Using GPS Water Vapor Measurements to Validate, Calibrate, and Improve Microwave Satellite Water Vapor Retrievals
Thursday, 18 December 2014: 8:00 AM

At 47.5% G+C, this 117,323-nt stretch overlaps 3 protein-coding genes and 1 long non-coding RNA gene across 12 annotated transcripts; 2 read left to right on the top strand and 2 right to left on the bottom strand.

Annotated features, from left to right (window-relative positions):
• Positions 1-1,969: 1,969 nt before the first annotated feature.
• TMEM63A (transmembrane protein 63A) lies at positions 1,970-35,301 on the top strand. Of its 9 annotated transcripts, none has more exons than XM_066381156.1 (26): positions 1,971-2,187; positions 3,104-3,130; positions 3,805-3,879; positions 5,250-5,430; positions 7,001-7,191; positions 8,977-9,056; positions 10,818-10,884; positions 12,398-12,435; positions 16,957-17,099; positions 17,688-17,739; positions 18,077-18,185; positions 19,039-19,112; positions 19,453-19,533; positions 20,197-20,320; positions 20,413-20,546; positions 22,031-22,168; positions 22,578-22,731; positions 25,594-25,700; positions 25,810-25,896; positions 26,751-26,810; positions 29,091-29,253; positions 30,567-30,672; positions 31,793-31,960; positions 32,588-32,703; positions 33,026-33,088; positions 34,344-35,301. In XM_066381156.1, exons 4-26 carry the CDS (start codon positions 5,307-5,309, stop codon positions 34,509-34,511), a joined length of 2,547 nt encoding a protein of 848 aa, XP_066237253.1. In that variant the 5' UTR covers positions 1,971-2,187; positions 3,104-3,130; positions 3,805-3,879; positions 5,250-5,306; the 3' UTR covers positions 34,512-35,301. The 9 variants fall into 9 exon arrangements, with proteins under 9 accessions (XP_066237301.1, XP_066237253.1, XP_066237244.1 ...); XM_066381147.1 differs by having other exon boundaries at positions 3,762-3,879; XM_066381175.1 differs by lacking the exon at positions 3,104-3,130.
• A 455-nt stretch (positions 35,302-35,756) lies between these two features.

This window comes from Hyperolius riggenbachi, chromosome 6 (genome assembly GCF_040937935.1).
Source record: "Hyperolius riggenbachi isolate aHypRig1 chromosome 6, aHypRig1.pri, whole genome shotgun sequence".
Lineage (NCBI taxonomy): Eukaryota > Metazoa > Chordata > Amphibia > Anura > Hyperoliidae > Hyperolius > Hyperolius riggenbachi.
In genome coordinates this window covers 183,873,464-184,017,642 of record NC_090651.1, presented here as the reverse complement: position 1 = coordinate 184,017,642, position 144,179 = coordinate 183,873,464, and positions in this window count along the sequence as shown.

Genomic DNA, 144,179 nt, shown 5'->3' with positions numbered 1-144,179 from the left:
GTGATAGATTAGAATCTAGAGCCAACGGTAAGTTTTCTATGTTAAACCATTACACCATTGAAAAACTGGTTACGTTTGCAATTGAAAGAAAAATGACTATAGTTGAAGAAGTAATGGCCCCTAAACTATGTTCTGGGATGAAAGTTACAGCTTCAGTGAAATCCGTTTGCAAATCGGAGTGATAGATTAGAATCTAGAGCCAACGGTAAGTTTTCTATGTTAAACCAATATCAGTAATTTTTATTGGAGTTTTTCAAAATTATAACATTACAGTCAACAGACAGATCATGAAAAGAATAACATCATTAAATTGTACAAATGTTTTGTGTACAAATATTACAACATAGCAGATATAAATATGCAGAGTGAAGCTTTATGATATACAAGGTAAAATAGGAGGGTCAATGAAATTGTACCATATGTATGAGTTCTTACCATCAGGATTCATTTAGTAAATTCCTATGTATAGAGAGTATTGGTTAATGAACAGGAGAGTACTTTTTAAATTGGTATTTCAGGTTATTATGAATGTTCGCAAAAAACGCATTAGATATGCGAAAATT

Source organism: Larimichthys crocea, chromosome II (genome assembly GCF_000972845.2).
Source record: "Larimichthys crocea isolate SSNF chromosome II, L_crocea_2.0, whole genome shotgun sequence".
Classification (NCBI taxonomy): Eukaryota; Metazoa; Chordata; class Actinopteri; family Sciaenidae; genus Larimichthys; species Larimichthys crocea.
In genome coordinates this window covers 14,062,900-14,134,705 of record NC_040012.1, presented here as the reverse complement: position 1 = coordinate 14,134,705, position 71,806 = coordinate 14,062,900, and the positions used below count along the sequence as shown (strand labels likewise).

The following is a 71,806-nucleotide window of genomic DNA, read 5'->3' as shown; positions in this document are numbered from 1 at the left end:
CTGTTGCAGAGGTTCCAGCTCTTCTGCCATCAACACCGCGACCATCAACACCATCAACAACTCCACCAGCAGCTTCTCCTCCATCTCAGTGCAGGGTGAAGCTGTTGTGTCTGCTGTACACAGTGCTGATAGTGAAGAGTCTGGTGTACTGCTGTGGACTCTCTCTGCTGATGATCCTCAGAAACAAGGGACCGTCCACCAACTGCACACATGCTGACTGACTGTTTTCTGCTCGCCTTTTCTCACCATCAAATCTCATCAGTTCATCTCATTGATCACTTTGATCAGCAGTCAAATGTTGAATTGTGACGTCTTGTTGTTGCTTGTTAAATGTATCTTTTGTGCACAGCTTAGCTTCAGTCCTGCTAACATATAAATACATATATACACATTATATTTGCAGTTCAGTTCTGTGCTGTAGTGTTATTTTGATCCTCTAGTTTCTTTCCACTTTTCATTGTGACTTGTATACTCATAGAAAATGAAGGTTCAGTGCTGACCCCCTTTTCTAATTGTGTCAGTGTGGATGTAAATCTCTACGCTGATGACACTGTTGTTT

Measurements of total column water vapor can be made by ground-based GPS receivers in all weather conditions. Over the world’s oceans, total column water vapor can also be retrieved from measurements made by satellite-borne microwave imaging radiometers, such as the Special Sensor Microwave Imager (SSM/I). We have analyzed the satellite vapor retrievals in the vicinity of small, isolated islands that host one or more GPS stations that can be processed to produce water vapor measurements. The analysis shows that, in general, there is very good agreement between the two very different types of measurements, with the RMS difference between individual measurements typically less than 1.5 mm and no evidence for system-wide difference in water vapor trends. A more detailed look at the comparison data reveals small inconsistencies. In many cases, we can assign the cause of these to either the GPS station, or the satellite data, by comparing results from different satellites and/or different stations. For example, a discontinuity seen in the GPS/satellite differences for a given station that is similar for a number of different satellites can be assigned to the GPS station. In another example, a comparison of GPS data with an earlier version of the satellite data allowed us to correct a small bias in the satellite retrievals for high values of total column vapor. Because of the high quality of both the GPS and microwave satellite measurements, the results of GPS/satellite intercomparisons are extremely valuable both as a validation tool and a source of information for future improvements.